“But as I say, there is unity in the desired end that everybody in the Labour Party wants, which is to alleviate the suffering that we can all see, talk about, hear about and listen to."

Sir Keir has come under fire over an interview for LBC earlier this month when he seemed to suggest Israel had the right to cut off Gaza's power and water. 

He later attempted to clarify the remarks, insisting he had been talking about Israel's right to defend itself, and was not endorsing the collective punishment of Gazans.

Speaking to the Daily Record on Tuesday, Mr Sarwar said the comments were “hurtful” to Muslim communities.

He said: “It was hurtful and I think he would accept it was hurtful. He accepts that it is not his position and it never was his position. But (that) language, framed as it was, did cause hurt.”

He went on to say that the comments could have been clarified and “rebuffed” sooner.

On the relationship with Muslim members of the party, Mr Sarwar said there is “repair work to do” to restore “that trust and relationship”.

The Herald:

During the question and answer session with journalists, Sir Keir was told that there was a perception in the Muslim world "that the West does not care for Palestinian life" and that a "Palestinian life is worth less than the Israeli one."

"Each life matters," Sir Keir replied. "Each life is equal. And I don't look at an image of an Israeli child dead, or a Palestinian child dead and distinguish between the two.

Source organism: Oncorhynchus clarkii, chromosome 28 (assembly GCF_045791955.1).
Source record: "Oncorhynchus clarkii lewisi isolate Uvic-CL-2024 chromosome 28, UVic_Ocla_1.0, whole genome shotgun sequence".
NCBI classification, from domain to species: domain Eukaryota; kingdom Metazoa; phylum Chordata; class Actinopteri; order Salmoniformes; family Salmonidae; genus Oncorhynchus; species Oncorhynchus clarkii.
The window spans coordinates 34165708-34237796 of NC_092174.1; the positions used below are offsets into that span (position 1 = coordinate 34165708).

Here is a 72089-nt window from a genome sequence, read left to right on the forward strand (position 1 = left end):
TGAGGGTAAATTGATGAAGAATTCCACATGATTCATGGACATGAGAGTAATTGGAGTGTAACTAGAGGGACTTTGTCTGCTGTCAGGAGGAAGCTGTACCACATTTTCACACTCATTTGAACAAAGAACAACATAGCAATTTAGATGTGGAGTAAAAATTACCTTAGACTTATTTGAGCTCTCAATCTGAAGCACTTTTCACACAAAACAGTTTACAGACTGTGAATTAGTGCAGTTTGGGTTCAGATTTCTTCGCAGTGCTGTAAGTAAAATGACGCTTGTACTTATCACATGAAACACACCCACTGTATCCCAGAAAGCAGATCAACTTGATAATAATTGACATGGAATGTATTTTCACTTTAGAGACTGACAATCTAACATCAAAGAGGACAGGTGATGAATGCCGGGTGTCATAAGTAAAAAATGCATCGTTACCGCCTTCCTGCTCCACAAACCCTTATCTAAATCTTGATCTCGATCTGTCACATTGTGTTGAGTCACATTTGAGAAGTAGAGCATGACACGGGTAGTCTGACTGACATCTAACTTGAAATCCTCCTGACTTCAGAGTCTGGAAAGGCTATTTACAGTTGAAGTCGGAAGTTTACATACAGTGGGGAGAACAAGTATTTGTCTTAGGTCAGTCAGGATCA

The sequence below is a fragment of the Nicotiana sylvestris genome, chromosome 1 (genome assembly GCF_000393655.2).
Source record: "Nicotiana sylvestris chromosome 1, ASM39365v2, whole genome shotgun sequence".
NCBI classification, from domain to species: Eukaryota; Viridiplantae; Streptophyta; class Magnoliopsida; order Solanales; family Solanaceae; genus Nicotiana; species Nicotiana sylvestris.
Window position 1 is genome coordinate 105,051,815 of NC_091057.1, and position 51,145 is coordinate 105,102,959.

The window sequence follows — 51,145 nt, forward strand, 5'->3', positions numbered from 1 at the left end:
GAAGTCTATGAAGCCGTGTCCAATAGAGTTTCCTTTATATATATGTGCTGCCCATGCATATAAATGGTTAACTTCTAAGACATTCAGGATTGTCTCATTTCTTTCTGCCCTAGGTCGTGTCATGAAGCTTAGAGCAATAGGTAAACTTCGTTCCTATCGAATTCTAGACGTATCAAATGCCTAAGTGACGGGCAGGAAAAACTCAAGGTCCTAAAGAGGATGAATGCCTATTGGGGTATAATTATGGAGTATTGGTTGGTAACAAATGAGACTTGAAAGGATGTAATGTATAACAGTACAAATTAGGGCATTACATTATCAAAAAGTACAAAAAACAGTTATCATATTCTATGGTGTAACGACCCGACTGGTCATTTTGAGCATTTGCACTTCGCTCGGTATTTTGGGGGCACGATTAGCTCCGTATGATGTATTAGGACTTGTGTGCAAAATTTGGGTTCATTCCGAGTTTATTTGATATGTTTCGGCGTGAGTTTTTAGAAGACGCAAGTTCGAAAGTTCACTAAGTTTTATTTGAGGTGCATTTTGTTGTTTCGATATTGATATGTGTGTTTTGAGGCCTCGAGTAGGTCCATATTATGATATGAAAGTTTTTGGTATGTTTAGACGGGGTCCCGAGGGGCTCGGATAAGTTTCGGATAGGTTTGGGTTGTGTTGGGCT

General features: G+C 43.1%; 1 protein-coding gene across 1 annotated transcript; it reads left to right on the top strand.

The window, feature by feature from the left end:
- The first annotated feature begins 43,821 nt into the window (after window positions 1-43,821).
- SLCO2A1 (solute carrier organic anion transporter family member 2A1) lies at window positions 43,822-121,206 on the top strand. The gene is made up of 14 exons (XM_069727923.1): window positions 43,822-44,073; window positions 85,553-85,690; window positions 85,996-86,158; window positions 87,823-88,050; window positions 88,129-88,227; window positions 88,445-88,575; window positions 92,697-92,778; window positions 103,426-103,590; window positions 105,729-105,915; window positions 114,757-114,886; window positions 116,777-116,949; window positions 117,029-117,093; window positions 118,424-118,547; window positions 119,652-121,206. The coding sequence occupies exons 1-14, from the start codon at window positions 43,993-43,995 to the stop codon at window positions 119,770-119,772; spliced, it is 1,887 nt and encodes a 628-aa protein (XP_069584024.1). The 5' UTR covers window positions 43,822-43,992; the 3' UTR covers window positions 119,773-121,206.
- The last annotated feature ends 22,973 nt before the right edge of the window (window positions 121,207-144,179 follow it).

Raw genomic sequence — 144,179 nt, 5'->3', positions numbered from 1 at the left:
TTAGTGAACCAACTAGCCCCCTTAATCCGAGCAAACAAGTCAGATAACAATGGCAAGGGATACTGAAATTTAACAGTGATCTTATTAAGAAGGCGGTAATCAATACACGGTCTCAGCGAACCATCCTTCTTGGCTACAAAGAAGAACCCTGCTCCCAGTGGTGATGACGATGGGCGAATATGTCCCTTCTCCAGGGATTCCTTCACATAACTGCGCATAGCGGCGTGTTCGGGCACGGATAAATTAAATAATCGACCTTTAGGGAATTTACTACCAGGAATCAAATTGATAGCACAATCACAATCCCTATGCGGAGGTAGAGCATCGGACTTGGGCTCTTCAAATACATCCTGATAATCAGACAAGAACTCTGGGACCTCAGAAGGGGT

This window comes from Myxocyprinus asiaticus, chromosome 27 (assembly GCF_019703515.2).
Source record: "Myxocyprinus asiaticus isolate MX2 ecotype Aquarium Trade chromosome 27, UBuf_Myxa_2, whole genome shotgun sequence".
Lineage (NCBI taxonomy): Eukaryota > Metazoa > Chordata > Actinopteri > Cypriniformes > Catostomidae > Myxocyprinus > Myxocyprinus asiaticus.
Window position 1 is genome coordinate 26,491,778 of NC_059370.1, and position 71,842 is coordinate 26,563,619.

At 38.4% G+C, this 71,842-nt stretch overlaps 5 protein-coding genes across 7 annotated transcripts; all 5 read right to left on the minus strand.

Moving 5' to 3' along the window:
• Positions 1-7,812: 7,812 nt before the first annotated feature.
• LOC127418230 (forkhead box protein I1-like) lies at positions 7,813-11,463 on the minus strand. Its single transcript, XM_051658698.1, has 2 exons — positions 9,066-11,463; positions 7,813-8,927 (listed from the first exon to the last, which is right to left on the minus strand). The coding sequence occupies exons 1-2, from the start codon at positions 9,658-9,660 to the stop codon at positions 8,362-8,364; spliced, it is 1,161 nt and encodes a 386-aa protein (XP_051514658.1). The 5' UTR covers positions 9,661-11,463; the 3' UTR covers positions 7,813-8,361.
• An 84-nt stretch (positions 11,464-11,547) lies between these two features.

"I've got children. Many people will feel this as a human emotion. Each of those pains me and I think, pains equally, the vast majority of people in this country, and we have to be absolutely clear that each life is valued equally, and the loss of any single, innocent civilian life is equally valued, and equally impactful in our response. "

READ MORE: Israel-Gaza war: Sunak to chair Cobra meeting on domestic threat

On Monday, Labour MP Andy McDonald was suspended by for using the phrase “between the river and the sea”, which a spokesman for the party described as “deeply offensive”.

“From the river to the sea, Palestine will be free” is regarded as an antisemitic slogan by a number of Jewish organisations, as it calls for the erasure of the State of Israel and its people. 

Mr McDonald, however, said the reference was part of a “heartfelt plea” for peace in the Middle East, with a video he posted on X – formerly Twitter – showing he said: “We will not rest until we have justice.

“Until all people, Israelis and Palestinians, between the river and the sea, can live in peaceful liberty.”

Sir Keir was asked what the "red lines" for his MPs were. 

"I think every Labour MP, every politician, whichever party they're in, and at whatever level they are a politician, wherever they are a representative, has to be extremely careful about the language that they use and should be extremely careful about the language that they use. 

"And I would expect that of all Labour MPs. I'm not going to comment on the particular case of Andy McDonald, because it's subject to a process which is going to have to independently come to a conclusion." 

Responding to Sir Keir's speech, Mr Yousaf said: "Keir Starmer's stance lacks moral courage & leadership. A humanitarian pause will only temporarily stop the killing of children, over 3000 have already reportedly been killed in Gaza.

"We need a ceasefire now. Otherwise, we are accepting thousands more civilians will be killed."